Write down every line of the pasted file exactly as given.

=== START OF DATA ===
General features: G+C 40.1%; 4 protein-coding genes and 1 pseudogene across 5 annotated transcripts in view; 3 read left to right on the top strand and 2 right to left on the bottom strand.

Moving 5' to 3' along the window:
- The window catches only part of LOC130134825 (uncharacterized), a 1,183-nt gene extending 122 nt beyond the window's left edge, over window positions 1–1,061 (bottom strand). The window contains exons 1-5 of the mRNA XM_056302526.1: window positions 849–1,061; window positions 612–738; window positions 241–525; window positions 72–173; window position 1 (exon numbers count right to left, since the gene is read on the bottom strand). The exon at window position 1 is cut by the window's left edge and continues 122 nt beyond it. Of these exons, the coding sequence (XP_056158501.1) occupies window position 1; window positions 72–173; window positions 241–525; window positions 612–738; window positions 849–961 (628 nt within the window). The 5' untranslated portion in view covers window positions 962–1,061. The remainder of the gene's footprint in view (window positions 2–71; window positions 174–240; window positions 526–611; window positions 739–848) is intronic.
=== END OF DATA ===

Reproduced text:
General features: G+C 40.1%; 4 protein-coding genes and 1 pseudogene across 5 annotated transcripts in view; 3 read left to right on the top strand and 2 right to left on the bottom strand.

Moving 5' to 3' along the window:
- The window catches only part of LOC130134825 (uncharacterized), a 1,183-nt gene extending 122 nt beyond the window's left edge, over window positions 1–1,061 (bottom strand). The window contains exons 1-5 of the mRNA XM_056302526.1: window positions 849–1,061; window positions 612–738; window positions 241–525; window positions 72–173; window position 1 (exon numbers count right to left, since the gene is read on the bottom strand). The exon at window position 1 is cut by the window's left edge and continues 122 nt beyond it. Of these exons, the coding sequence (XP_056158501.1) occupies window position 1; window positions 72–173; window positions 241–525; window positions 612–738; window positions 849–961 (628 nt within the window). The 5' untranslated portion in view covers window positions 962–1,061. The remainder of the gene's footprint in view (window positions 2–71; window positions 174–240; window positions 526–611; window positions 739–848) is intronic.